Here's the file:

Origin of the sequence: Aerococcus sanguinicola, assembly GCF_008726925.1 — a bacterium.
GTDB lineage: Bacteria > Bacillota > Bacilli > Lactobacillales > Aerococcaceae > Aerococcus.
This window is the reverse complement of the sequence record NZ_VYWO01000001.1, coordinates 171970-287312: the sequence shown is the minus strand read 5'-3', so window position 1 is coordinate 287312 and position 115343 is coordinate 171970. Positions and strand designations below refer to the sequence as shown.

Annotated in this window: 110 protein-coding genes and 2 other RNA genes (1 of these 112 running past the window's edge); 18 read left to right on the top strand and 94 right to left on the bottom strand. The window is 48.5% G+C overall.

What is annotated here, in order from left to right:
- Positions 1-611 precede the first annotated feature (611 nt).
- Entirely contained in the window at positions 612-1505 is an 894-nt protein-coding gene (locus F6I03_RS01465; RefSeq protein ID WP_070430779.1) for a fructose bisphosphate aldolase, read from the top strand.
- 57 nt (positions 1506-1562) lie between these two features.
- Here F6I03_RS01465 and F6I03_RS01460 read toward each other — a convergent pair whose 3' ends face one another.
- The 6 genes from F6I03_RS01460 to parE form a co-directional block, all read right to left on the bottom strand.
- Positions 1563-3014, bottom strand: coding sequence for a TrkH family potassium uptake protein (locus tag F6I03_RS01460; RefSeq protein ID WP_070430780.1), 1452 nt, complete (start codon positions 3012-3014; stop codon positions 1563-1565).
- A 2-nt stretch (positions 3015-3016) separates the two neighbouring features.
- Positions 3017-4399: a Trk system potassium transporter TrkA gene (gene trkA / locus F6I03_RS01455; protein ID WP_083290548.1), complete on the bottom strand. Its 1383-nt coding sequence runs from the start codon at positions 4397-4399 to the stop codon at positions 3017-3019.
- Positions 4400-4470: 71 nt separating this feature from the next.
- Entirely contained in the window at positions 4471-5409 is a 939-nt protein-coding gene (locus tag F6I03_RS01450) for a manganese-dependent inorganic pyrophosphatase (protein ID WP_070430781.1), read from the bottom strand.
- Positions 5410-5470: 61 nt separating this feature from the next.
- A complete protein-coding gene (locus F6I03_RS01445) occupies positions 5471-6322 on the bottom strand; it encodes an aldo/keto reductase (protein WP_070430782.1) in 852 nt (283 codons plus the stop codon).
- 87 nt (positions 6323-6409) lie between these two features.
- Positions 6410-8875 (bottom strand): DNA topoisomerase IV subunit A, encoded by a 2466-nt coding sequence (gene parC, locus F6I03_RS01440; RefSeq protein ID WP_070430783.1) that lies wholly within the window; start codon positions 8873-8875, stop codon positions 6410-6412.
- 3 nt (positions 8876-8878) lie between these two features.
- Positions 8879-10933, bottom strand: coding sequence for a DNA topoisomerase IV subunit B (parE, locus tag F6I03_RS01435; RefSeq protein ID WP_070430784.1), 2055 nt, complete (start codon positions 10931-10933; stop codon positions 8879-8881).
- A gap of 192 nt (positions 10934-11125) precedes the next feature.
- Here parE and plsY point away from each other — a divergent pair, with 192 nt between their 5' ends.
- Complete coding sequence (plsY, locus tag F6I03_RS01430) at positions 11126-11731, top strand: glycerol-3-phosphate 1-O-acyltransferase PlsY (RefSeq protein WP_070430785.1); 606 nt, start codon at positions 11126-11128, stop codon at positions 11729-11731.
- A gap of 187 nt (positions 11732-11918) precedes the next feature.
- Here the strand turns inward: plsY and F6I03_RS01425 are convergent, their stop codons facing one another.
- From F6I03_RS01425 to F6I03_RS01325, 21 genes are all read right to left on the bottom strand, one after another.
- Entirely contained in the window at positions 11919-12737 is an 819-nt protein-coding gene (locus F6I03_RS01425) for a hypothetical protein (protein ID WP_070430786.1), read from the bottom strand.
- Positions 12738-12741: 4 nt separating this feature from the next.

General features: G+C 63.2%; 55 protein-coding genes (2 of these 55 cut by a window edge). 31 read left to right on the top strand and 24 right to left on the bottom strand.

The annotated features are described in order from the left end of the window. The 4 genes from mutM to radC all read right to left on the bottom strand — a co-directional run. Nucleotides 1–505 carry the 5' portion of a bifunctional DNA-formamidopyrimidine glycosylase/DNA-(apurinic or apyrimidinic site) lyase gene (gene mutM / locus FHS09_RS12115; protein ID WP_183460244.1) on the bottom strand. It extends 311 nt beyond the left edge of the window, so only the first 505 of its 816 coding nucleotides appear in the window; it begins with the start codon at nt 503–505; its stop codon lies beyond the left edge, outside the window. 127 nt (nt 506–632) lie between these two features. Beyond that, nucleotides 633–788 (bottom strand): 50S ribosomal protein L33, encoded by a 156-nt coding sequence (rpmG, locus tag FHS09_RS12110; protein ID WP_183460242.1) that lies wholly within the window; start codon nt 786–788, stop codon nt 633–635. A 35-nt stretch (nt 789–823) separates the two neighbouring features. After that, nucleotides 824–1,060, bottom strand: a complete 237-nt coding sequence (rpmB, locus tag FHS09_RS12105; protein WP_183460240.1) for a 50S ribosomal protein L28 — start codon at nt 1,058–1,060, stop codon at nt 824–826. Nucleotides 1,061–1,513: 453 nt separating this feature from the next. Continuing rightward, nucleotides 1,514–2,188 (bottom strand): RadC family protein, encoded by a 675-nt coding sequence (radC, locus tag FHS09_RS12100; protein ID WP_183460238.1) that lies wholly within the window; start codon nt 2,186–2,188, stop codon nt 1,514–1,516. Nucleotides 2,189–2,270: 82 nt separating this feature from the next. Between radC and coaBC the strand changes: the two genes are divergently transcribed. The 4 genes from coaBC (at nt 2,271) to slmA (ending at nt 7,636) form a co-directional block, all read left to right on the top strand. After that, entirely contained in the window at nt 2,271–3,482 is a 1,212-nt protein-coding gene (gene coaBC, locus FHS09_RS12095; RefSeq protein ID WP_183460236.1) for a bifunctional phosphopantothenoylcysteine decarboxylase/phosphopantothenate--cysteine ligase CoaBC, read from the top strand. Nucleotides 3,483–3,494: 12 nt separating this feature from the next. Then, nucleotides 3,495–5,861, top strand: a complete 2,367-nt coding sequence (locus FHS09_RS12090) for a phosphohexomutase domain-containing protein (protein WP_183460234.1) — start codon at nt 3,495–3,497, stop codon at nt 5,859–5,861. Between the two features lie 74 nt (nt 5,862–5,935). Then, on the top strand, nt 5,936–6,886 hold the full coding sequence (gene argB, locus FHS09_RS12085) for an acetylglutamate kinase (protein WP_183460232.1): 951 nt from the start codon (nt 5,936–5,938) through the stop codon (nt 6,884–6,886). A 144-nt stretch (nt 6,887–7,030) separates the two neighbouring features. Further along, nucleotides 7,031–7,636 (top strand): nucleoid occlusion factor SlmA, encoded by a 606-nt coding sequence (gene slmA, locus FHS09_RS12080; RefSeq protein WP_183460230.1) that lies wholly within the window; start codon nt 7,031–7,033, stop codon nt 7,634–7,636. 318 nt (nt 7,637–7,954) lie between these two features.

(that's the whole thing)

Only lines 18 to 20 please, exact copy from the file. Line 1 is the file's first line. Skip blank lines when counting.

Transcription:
- 87 nt (positions 6323-6409) lie between these two features.
- Positions 6410-8875 (bottom strand): DNA topoisomerase IV subunit A, encoded by a 2466-nt coding sequence (gene parC, locus F6I03_RS01440; RefSeq protein ID WP_070430783.1) that lies wholly within the window; start codon positions 8873-8875, stop codon positions 6410-6412.
- 3 nt (positions 8876-8878) lie between these two features.